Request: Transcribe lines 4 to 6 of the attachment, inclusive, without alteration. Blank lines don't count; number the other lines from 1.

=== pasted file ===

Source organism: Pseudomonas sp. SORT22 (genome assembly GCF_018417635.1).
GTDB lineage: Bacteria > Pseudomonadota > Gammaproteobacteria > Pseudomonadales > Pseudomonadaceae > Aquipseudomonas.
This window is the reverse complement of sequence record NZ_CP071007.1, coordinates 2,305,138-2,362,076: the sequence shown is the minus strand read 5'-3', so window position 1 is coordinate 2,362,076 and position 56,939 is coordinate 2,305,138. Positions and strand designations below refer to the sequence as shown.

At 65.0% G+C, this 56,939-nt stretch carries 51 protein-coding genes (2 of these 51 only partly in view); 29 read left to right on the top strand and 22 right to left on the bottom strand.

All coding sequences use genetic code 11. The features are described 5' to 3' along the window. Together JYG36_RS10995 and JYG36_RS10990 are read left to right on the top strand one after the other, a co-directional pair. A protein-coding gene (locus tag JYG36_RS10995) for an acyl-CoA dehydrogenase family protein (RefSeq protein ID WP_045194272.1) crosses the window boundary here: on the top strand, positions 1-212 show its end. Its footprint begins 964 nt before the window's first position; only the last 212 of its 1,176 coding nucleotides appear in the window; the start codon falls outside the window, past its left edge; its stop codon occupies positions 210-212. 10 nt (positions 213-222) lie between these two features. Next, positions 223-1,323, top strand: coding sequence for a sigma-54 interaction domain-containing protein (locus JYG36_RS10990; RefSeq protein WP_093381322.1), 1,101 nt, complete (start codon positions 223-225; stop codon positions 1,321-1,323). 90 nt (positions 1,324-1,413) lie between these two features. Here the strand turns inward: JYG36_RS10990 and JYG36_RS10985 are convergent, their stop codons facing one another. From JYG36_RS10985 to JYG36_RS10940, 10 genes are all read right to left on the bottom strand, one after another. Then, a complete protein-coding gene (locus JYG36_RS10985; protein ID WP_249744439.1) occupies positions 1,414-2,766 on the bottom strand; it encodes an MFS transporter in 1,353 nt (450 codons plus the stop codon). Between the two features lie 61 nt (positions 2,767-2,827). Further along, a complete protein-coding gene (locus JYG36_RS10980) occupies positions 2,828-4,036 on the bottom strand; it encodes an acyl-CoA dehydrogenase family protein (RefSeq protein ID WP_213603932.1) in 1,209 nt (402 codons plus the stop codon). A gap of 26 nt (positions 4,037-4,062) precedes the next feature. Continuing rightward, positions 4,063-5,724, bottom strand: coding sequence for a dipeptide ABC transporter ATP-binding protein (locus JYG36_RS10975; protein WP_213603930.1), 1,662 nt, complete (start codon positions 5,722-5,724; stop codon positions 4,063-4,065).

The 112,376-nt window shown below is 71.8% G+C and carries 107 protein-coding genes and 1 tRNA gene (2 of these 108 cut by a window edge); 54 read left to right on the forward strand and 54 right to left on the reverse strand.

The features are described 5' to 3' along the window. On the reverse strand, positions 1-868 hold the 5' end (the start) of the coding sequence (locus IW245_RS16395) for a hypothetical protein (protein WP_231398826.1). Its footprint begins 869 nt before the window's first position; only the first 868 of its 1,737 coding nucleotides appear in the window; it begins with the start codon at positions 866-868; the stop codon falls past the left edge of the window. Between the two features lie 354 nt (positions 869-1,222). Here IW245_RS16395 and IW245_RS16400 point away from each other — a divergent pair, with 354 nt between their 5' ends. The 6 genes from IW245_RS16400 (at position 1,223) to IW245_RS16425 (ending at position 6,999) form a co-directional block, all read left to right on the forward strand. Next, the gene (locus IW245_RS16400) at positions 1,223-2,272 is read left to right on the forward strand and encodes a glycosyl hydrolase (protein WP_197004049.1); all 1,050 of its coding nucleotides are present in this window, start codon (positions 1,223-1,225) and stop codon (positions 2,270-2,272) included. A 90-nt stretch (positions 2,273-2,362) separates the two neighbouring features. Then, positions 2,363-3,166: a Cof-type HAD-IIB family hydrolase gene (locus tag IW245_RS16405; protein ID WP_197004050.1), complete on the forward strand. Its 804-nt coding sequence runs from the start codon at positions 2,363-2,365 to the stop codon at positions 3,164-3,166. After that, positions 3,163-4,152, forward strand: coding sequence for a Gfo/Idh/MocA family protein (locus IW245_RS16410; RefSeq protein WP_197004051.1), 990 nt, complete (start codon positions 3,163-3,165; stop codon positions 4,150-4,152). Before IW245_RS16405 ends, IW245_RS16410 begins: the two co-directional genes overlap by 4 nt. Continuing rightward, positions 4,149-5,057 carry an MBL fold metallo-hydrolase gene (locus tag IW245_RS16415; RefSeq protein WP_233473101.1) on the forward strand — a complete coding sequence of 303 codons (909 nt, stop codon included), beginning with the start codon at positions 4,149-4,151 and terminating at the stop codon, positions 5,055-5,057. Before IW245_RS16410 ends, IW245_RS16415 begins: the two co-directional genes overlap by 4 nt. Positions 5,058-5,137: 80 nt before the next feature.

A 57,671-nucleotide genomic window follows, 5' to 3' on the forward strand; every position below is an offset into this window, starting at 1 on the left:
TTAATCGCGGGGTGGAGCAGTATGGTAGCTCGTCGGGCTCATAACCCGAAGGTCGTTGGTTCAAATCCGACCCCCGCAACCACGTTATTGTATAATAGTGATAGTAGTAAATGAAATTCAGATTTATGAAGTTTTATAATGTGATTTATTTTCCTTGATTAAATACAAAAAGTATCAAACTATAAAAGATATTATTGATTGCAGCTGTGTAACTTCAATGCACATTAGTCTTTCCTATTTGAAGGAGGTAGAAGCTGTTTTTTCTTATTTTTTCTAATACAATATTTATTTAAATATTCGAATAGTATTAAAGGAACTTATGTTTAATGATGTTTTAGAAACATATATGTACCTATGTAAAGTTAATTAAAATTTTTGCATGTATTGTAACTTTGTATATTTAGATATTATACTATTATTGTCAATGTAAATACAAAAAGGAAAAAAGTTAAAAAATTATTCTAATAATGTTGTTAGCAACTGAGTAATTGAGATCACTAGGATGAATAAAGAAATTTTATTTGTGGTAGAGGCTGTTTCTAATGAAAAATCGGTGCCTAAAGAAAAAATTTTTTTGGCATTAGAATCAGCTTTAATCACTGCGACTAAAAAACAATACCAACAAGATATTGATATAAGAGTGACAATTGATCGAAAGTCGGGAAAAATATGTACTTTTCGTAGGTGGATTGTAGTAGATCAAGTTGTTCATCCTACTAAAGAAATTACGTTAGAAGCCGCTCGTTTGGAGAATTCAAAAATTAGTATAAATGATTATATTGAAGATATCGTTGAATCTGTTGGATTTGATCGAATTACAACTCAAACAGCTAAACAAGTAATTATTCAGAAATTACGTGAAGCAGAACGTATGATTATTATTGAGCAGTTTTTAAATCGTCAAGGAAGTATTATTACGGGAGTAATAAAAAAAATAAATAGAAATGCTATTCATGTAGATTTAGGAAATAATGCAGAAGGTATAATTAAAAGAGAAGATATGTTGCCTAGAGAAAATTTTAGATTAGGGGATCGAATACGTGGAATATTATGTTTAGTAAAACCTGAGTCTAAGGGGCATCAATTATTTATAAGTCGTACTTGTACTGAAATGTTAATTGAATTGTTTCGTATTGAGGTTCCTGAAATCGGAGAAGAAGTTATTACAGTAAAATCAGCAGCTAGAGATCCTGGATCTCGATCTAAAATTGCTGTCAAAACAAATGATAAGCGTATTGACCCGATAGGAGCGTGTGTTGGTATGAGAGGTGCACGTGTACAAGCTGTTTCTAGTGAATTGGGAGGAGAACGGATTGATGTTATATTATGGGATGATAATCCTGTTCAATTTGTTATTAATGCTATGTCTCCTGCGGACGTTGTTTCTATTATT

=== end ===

At 65.0% G+C, this 56,939-nt stretch carries 51 protein-coding genes (2 of these 51 only partly in view); 29 read left to right on the top strand and 22 right to left on the bottom strand.

All coding sequences use genetic code 11. The features are described 5' to 3' along the window. Together JYG36_RS10995 and JYG36_RS10990 are read left to right on the top strand one after the other, a co-directional pair. A protein-coding gene (locus tag JYG36_RS10995) for an acyl-CoA dehydrogenase family protein (RefSeq protein ID WP_045194272.1) crosses the window boundary here: on the top strand, positions 1-212 show its end. Its footprint begins 964 nt before the window's first position; only the last 212 of its 1,176 coding nucleotides appear in the window; the start codon falls outside the window, past its left edge; its stop codon occupies positions 210-212. 10 nt (positions 213-222) lie between these two features. Next, positions 223-1,323, top strand: coding sequence for a sigma-54 interaction domain-containing protein (locus JYG36_RS10990; RefSeq protein WP_093381322.1), 1,101 nt, complete (start codon positions 223-225; stop codon positions 1,321-1,323). 90 nt (positions 1,324-1,413) lie between these two features. Here the strand turns inward: JYG36_RS10990 and JYG36_RS10985 are convergent, their stop codons facing one another. From JYG36_RS10985 to JYG36_RS10940, 10 genes are all read right to left on the bottom strand, one after another. Then, a complete protein-coding gene (locus JYG36_RS10985; protein ID WP_249744439.1) occupies positions 1,414-2,766 on the bottom strand; it encodes an MFS transporter in 1,353 nt (450 codons plus the stop codon). Between the two features lie 61 nt (positions 2,767-2,827). Further along, a complete protein-coding gene (locus JYG36_RS10980) occupies positions 2,828-4,036 on the bottom strand; it encodes an acyl-CoA dehydrogenase family protein (RefSeq protein ID WP_213603932.1) in 1,209 nt (402 codons plus the stop codon). A gap of 26 nt (positions 4,037-4,062) precedes the next feature. Continuing rightward, positions 4,063-5,724, bottom strand: coding sequence for a dipeptide ABC transporter ATP-binding protein (locus JYG36_RS10975; protein WP_213603930.1), 1,662 nt, complete (start codon positions 5,722-5,724; stop codon positions 4,063-4,065).

The 112,376-nt window shown below is 71.8% G+C and carries 107 protein-coding genes and 1 tRNA gene (2 of these 108 cut by a window edge); 54 read left to right on the forward strand and 54 right to left on the reverse strand.